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BET inhibitors could break link between colorectal cancer and COVID-19, new Texas A&M study says

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A new study from the Texas A&M Health Institute of Biosciences and Technology suggests that drugs called bromodomain and extraterminal domain (BET) inhibitors could help reduce the risk of colorectal cancer and COVID-19.

The study found that colon cancer cells have more of a protein called ACE2, which the COVID-19 virus uses to infect cells. By targeting the ACE2 protein, doctors may be able to help prevent both COVID-19 and colorectal cancer.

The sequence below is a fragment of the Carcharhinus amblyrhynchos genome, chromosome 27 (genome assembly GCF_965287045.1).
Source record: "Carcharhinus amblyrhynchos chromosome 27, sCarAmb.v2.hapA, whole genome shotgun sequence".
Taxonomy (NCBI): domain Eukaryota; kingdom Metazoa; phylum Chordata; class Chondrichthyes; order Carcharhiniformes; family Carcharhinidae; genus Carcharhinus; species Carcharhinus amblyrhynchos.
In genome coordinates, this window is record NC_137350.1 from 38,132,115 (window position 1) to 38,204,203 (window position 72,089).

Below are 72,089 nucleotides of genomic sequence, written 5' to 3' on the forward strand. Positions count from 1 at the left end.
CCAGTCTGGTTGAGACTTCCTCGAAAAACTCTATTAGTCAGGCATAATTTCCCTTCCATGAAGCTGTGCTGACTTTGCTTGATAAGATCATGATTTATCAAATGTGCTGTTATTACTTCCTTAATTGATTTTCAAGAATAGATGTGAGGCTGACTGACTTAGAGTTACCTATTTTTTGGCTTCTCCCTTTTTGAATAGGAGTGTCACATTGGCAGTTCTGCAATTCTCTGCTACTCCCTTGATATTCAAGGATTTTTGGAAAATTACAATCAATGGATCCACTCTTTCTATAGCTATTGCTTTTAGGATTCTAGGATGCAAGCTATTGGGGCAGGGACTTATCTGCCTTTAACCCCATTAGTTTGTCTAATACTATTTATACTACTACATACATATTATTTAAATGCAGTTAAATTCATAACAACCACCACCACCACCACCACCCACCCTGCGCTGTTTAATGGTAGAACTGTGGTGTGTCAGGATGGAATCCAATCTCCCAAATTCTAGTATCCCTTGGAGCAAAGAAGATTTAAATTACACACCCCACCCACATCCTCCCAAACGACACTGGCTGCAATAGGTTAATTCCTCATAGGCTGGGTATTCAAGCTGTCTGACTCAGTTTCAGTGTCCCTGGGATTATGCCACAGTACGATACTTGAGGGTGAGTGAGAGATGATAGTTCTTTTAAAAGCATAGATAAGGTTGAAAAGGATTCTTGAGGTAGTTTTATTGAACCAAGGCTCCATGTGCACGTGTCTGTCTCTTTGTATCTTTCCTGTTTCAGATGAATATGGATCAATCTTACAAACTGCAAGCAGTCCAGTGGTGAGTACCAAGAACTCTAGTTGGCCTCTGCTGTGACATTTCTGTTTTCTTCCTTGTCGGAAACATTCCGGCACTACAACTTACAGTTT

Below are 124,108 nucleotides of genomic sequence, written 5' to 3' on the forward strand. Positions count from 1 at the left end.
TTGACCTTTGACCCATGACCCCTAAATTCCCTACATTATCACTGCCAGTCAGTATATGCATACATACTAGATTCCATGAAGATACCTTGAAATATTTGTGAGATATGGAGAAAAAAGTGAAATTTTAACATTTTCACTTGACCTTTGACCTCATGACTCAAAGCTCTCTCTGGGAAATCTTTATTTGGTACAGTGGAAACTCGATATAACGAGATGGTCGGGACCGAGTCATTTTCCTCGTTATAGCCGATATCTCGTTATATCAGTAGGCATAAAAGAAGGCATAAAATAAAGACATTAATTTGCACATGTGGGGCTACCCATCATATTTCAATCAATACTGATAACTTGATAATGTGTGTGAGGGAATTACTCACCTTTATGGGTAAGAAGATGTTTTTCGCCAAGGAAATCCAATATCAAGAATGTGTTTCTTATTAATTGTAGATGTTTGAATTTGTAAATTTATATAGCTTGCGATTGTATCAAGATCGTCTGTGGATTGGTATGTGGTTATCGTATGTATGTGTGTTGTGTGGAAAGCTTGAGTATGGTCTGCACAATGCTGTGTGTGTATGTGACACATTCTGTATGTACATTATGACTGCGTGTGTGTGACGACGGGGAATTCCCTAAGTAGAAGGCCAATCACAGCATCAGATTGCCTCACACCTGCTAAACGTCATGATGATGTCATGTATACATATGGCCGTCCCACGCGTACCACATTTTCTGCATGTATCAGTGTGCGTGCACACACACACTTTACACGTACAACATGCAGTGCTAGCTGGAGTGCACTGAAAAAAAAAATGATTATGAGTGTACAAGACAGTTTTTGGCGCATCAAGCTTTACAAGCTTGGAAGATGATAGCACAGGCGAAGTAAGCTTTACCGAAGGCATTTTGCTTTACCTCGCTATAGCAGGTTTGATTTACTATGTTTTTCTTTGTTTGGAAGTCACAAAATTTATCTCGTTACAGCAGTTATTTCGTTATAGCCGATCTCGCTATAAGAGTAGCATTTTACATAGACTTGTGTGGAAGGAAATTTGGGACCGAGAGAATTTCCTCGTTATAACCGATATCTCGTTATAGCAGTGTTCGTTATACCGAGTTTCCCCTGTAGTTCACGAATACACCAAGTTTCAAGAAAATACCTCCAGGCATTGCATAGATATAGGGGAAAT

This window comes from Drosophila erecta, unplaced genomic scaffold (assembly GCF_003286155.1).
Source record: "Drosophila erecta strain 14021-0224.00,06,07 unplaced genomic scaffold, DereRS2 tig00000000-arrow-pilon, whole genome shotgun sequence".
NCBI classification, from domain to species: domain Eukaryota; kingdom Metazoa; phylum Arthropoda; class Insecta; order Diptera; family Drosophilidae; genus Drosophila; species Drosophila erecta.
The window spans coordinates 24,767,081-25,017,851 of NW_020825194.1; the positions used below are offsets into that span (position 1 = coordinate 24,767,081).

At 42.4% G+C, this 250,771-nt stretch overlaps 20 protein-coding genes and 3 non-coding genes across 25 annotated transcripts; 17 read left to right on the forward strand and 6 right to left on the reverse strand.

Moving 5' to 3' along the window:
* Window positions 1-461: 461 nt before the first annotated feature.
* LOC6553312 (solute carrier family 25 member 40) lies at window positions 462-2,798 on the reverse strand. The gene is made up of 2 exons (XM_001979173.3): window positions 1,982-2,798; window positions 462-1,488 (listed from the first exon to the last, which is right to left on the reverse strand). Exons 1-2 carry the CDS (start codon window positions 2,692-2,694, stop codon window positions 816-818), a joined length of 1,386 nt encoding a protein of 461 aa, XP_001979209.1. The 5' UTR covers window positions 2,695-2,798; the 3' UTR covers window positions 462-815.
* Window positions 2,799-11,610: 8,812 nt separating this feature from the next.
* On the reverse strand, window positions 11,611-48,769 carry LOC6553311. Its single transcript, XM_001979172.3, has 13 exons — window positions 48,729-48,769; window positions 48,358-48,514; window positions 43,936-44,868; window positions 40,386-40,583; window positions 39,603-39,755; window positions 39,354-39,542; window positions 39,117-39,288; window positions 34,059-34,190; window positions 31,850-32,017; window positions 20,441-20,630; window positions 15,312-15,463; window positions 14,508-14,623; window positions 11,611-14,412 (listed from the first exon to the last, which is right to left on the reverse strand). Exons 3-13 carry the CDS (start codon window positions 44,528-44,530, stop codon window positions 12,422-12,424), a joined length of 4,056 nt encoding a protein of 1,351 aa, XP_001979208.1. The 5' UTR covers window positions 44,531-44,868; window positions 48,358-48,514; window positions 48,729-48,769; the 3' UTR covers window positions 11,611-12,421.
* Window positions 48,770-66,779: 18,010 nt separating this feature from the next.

Dr. Roderick Dashwood, University Distinguished Professor at the Texas A&M University School of Medicine and lead researcher in the study, says cancer patients have a higher risk of COVID-19 due to their immunocompromised conditions. He says this study shows that targeting the axis between ACE2 and the BET protein BRD4 could make a difference.

The findings imply that ACE2 causes enhanced tumor growth and that high ACE2 expression on tumor and normal colorectal epithelial tissues can decrease patient survival when combined with high BRD4 expression. To reduce the amount of ACE2 and prevent COVID-19 from entering cells in colorectal cancer, the researchers suggest repurposing BET inhibitors, which are known to effectively downregulate growth promoting targets in cancer cells.